The Church of Pentecost has indicated that it is not against the administration of COVID-19 vaccines.
This comes after widespread myths and conspiracy theories over the efficacy of the vaccines, especially on social media.
The church noted that “there are clear theological, social, scientific, medical, legal, and
economic implications for the general misinformation and conspiracy theories circulating in
the mass media (mostly on social media), which pose a threat to fighting the pandemic.”
Ghana is expected to vaccinate an initial 20 million Ghanaians in the coming months starting with health workers, persons with underlying health conditions, persons above 60 years, security personnel among others.
A statement signed by the chairman of the Church Apostle Eric Nyamekye noted “Upon further deliberations on the committee’s work, and extensive consultations with ministers and other experts, it is obvious the conspiracy theories cannot be substantiated and are not sustainable. It is, therefore, the view and position of the Executive Council that The Church of Pentecost is not against the administration of COVID-19 vaccines duly approved by the regulatory agencies of the various countries.”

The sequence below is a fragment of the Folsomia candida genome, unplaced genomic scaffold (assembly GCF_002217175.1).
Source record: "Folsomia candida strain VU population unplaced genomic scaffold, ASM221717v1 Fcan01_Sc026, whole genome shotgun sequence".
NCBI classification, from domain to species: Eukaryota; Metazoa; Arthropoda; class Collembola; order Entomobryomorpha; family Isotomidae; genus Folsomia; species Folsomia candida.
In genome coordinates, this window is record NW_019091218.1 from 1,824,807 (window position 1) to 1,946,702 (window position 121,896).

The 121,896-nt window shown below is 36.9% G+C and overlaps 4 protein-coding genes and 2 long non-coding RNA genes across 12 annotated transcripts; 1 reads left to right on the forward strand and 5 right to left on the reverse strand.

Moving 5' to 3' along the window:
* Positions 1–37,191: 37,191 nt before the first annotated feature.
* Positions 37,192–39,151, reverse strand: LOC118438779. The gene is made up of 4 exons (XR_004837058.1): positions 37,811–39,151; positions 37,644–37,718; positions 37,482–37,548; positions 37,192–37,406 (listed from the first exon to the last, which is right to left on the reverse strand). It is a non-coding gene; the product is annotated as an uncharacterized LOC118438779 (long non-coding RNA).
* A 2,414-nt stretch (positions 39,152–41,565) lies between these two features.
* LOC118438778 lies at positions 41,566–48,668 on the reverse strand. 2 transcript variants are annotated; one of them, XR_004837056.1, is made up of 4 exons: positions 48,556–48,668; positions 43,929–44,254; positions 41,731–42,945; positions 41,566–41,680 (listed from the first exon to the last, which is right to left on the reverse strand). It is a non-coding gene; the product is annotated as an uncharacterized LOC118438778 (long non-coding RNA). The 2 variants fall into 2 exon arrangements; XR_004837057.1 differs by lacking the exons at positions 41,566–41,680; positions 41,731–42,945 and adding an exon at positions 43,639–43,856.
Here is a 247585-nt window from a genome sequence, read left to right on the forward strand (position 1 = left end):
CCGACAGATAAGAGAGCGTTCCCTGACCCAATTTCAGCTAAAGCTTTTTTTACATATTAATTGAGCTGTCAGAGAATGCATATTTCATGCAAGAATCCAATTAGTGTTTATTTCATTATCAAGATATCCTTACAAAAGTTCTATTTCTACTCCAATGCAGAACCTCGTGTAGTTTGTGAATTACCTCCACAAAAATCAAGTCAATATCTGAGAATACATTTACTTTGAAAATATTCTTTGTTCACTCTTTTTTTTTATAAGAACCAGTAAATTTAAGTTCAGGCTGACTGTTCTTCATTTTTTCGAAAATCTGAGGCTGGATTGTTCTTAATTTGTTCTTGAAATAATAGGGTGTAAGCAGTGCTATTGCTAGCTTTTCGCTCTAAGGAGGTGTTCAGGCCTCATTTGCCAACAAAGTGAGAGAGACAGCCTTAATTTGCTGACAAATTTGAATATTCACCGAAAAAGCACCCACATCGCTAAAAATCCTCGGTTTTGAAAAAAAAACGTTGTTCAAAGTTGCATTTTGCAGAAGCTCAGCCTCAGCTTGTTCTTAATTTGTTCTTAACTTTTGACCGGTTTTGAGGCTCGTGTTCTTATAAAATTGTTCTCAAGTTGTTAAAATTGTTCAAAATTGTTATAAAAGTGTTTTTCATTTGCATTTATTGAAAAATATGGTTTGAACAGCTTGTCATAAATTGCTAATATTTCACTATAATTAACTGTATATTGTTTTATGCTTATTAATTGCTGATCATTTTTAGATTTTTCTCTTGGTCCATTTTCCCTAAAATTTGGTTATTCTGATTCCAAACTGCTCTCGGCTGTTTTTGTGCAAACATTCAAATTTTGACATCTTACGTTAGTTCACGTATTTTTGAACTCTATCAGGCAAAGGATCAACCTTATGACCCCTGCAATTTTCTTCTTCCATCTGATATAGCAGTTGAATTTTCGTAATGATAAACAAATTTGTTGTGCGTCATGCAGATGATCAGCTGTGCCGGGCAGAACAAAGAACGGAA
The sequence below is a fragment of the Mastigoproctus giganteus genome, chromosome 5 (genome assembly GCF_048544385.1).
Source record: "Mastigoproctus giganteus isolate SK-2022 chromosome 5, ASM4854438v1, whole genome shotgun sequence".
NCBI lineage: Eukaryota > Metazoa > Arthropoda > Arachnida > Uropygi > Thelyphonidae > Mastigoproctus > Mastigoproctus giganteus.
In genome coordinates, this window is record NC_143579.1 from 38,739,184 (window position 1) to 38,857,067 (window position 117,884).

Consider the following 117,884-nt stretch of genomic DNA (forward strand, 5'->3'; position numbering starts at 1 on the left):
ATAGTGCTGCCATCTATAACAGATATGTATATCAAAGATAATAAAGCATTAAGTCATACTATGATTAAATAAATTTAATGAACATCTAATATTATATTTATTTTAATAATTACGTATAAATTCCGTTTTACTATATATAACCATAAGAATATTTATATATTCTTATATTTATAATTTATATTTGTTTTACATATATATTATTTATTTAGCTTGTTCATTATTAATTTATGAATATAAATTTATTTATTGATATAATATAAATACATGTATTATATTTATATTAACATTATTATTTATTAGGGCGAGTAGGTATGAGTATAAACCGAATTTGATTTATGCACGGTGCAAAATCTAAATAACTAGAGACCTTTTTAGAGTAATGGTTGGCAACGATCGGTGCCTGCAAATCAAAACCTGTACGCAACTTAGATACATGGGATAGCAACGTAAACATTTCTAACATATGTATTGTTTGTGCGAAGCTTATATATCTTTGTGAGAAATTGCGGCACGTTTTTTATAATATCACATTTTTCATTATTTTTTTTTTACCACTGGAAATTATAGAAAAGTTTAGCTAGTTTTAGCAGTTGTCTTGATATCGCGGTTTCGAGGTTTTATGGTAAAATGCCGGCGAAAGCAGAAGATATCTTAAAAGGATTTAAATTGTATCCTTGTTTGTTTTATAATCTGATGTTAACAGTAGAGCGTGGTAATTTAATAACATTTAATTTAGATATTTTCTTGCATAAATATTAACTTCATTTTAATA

The statement however indicated that “This position does not take the right of individual members to either accept or refuse a vaccine based on their own personal reasons. Ministers, officers and members of the Church are therefore discouraged from using the platforms of the Church to fuel and promote myths, controversies and falsehood to misinform people and members on the usefulness and benefit of COVID-19 vaccines.”
It ended “because social media is saturated with fake news, the Church public is advised to
avoid depending mainly on social media for information without checking from